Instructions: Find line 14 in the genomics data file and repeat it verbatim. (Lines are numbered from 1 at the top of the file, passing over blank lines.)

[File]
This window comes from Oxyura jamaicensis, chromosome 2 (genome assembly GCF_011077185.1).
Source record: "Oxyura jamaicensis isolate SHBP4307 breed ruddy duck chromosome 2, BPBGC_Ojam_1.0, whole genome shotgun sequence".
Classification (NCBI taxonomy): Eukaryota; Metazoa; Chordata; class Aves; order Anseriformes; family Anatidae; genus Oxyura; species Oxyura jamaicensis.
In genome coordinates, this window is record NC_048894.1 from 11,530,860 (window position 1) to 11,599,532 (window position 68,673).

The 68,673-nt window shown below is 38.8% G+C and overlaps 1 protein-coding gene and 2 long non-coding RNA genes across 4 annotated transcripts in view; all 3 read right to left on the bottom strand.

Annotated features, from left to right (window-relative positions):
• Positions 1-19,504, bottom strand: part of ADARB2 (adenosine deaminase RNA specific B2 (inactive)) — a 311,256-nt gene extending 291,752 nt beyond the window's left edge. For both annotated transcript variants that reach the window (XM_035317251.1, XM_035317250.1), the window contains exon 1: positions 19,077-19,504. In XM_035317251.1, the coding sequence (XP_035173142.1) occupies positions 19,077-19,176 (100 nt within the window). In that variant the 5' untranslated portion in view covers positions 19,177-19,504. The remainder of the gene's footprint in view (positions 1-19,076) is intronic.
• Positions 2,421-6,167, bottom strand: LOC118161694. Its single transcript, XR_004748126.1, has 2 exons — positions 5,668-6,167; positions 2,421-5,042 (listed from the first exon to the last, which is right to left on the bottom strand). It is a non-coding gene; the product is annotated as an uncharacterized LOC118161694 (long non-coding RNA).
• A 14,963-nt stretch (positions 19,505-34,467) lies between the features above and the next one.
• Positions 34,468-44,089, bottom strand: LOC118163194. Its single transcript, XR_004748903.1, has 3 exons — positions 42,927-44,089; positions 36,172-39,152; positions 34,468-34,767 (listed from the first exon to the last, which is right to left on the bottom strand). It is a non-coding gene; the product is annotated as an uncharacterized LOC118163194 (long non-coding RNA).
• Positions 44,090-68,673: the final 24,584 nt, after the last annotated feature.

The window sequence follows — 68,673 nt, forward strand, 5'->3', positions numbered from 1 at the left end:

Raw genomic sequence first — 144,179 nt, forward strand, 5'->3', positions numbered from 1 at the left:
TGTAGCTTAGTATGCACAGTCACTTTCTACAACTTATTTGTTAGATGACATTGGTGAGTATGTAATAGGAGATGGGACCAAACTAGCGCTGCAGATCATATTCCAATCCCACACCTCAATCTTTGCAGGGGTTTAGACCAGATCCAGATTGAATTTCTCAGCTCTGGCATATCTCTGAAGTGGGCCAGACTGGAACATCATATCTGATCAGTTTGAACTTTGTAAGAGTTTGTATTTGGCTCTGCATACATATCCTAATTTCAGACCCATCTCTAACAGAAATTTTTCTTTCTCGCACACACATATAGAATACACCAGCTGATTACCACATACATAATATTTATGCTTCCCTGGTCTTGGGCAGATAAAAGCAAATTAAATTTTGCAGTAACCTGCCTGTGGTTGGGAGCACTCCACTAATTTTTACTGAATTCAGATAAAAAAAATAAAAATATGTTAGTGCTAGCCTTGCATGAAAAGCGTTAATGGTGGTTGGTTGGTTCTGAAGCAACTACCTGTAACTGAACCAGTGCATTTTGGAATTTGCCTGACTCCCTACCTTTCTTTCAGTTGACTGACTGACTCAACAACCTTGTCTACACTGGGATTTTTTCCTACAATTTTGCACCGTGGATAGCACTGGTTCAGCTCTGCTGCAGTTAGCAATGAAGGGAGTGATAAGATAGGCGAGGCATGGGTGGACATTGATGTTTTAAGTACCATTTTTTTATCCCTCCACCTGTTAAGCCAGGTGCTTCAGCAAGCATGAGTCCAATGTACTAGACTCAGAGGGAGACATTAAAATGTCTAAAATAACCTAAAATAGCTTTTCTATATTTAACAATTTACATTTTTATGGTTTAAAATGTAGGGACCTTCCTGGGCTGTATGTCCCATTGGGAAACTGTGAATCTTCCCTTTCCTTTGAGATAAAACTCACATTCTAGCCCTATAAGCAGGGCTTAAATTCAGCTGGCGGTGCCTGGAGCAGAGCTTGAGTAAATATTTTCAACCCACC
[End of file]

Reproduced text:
TGTAGCTTAGTATGCACAGTCACTTTCTACAACTTATTTGTTAGATGACATTGGTGAGTATGTAATAGGAGATGGGACCAAACTAGCGCTGCAGATCATATTCCAATCCCACACCTCAATCTTTGCAGGGGTTTAGACCAGATCCAGATTGAATTTCTCAGCTCTGGCATATCTCTGAAGTGGGCCAGACTGGAACATCATATCTGATCAGTTTGAACTTTGTAAGAGTTTGTATTTGGCTCTGCATACATATCCTAATTTCAGACCCATCTCTAACAGAAATTTTTCTTTCTCGCACACACATATAGAATACACCAGCTGATTACCACATACATAATATTTATGCTTCCCTGGTCTTGGGCAGATAAAAGCAAATTAAATTTTGCAGTAACCTGCCTGTGGTTGGGAGCACTCCACTAATTTTTACTGAATTCAGATAAAAAAAATAAAAATATGTTAGTGCTAGCCTTGCATGAAAAGCGTTAATGGTGGTTGGTTGGTTCTGAAGCAACTACCTGTAACTGAACCAGTGCATTTTGGAATTTGCCTGACTCCCTACCTTTCTTTCAGTTGACTGACTGACTCAACAACCTTGTCTACACTGGGATTTTTTCCTACAATTTTGCACCGTGGATAGCACTGGTTCAGCTCTGCTGCAGTTAGCAATGAAGGGAGTGATAAGATAGGCGAGGCATGGGTGGACATTGATGTTTTAAGTACCATTTTTTTATCCCTCCACCTGTTAAGCCAGGTGCTTCAGCAAGCATGAGTCCAATGTACTAGACTCAGAGGGAGACATTAAAATGTCTAAAATAACCTAAAATAGCTTTTCTATATTTAACAATTTACATTTTTATGGTTTAAAATGTAGGGACCTTCCTGGGCTGTATGTCCCATTGGGAAACTGTGAATCTTCCCTTTCCTTTGAGATAAAACTCACATTCTAGCCCTATAAGCAGGGCTTAAATTCAGCTGGCGGTGCCTGGAGCAGAGCTTGAGTAAATATTTTCAACCCACC